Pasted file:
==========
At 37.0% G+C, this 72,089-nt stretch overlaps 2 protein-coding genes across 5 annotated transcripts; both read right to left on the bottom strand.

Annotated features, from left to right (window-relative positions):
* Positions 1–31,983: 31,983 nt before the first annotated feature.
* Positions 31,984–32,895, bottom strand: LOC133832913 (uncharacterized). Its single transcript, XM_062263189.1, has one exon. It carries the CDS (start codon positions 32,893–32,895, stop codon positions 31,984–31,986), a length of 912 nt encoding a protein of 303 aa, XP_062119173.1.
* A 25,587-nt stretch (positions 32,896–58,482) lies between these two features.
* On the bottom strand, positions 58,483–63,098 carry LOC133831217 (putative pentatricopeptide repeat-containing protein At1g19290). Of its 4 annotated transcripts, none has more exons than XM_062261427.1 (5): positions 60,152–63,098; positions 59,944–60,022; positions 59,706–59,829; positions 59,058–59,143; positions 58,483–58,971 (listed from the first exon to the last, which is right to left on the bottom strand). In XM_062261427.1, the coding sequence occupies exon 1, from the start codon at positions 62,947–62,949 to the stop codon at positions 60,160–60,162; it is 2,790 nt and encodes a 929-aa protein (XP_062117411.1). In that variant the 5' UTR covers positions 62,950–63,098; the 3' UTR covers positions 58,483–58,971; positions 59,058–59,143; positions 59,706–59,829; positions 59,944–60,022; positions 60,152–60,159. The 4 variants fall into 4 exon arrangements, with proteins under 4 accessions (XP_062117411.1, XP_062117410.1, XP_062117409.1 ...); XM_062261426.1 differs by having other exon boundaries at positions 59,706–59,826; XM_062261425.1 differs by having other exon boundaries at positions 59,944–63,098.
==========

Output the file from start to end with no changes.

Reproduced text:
At 37.0% G+C, this 72,089-nt stretch overlaps 2 protein-coding genes across 5 annotated transcripts; both read right to left on the bottom strand.

Annotated features, from left to right (window-relative positions):
* Positions 1–31,983: 31,983 nt before the first annotated feature.
* Positions 31,984–32,895, bottom strand: LOC133832913 (uncharacterized). Its single transcript, XM_062263189.1, has one exon. It carries the CDS (start codon positions 32,893–32,895, stop codon positions 31,984–31,986), a length of 912 nt encoding a protein of 303 aa, XP_062119173.1.
* A 25,587-nt stretch (positions 32,896–58,482) lies between these two features.
* On the bottom strand, positions 58,483–63,098 carry LOC133831217 (putative pentatricopeptide repeat-containing protein At1g19290). Of its 4 annotated transcripts, none has more exons than XM_062261427.1 (5): positions 60,152–63,098; positions 59,944–60,022; positions 59,706–59,829; positions 59,058–59,143; positions 58,483–58,971 (listed from the first exon to the last, which is right to left on the bottom strand). In XM_062261427.1, the coding sequence occupies exon 1, from the start codon at positions 62,947–62,949 to the stop codon at positions 60,160–60,162; it is 2,790 nt and encodes a 929-aa protein (XP_062117411.1). In that variant the 5' UTR covers positions 62,950–63,098; the 3' UTR covers positions 58,483–58,971; positions 59,058–59,143; positions 59,706–59,829; positions 59,944–60,022; positions 60,152–60,159. The 4 variants fall into 4 exon arrangements, with proteins under 4 accessions (XP_062117411.1, XP_062117410.1, XP_062117409.1 ...); XM_062261426.1 differs by having other exon boundaries at positions 59,706–59,826; XM_062261425.1 differs by having other exon boundaries at positions 59,944–63,098.